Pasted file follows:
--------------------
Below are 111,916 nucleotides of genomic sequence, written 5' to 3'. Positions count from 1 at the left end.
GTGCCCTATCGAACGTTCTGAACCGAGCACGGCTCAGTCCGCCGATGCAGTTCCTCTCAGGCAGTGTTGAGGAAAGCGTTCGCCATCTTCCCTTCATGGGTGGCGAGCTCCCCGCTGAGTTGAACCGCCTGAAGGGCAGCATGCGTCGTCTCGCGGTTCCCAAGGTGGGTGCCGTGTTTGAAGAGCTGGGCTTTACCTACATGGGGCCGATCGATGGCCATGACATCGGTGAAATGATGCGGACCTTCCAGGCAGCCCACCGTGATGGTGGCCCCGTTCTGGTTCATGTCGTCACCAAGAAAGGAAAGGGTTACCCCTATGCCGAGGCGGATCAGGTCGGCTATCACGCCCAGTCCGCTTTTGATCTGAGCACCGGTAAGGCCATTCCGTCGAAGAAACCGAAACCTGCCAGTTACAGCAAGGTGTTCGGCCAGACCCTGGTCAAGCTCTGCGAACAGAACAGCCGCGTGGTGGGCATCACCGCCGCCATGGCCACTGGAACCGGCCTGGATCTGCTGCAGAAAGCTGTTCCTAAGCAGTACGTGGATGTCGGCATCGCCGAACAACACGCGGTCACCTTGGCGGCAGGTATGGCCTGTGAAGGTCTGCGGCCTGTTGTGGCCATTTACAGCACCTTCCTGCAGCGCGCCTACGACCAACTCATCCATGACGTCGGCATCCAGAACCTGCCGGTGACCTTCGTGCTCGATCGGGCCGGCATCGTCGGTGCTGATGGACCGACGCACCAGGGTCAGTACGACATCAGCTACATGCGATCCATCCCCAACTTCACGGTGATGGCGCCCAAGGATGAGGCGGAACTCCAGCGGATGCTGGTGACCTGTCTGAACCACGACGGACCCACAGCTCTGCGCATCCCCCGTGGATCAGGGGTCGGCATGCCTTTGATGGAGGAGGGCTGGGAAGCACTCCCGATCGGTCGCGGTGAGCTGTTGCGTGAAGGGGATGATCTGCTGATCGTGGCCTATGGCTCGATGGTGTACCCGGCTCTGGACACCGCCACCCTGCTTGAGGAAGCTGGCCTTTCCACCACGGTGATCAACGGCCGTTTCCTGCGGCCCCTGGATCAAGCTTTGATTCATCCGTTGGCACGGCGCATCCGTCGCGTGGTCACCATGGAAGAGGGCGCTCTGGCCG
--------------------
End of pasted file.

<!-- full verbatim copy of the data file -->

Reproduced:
Below are 111,916 nucleotides of genomic sequence, written 5' to 3'. Positions count from 1 at the left end.
GTGCCCTATCGAACGTTCTGAACCGAGCACGGCTCAGTCCGCCGATGCAGTTCCTCTCAGGCAGTGTTGAGGAAAGCGTTCGCCATCTTCCCTTCATGGGTGGCGAGCTCCCCGCTGAGTTGAACCGCCTGAAGGGCAGCATGCGTCGTCTCGCGGTTCCCAAGGTGGGTGCCGTGTTTGAAGAGCTGGGCTTTACCTACATGGGGCCGATCGATGGCCATGACATCGGTGAAATGATGCGGACCTTCCAGGCAGCCCACCGTGATGGTGGCCCCGTTCTGGTTCATGTCGTCACCAAGAAAGGAAAGGGTTACCCCTATGCCGAGGCGGATCAGGTCGGCTATCACGCCCAGTCCGCTTTTGATCTGAGCACCGGTAAGGCCATTCCGTCGAAGAAACCGAAACCTGCCAGTTACAGCAAGGTGTTCGGCCAGACCCTGGTCAAGCTCTGCGAACAGAACAGCCGCGTGGTGGGCATCACCGCCGCCATGGCCACTGGAACCGGCCTGGATCTGCTGCAGAAAGCTGTTCCTAAGCAGTACGTGGATGTCGGCATCGCCGAACAACACGCGGTCACCTTGGCGGCAGGTATGGCCTGTGAAGGTCTGCGGCCTGTTGTGGCCATTTACAGCACCTTCCTGCAGCGCGCCTACGACCAACTCATCCATGACGTCGGCATCCAGAACCTGCCGGTGACCTTCGTGCTCGATCGGGCCGGCATCGTCGGTGCTGATGGACCGACGCACCAGGGTCAGTACGACATCAGCTACATGCGATCCATCCCCAACTTCACGGTGATGGCGCCCAAGGATGAGGCGGAACTCCAGCGGATGCTGGTGACCTGTCTGAACCACGACGGACCCACAGCTCTGCGCATCCCCCGTGGATCAGGGGTCGGCATGCCTTTGATGGAGGAGGGCTGGGAAGCACTCCCGATCGGTCGCGGTGAGCTGTTGCGTGAAGGGGATGATCTGCTGATCGTGGCCTATGGCTCGATGGTGTACCCGGCTCTGGACACCGCCACCCTGCTTGAGGAAGCTGGCCTTTCCACCACGGTGATCAACGGCCGTTTCCTGCGGCCCCTGGATCAAGCTTTGATTCATCCGTTGGCACGGCGCATCCGTCGCGTGGTCACCATGGAAGAGGGCGCTCTGGCCG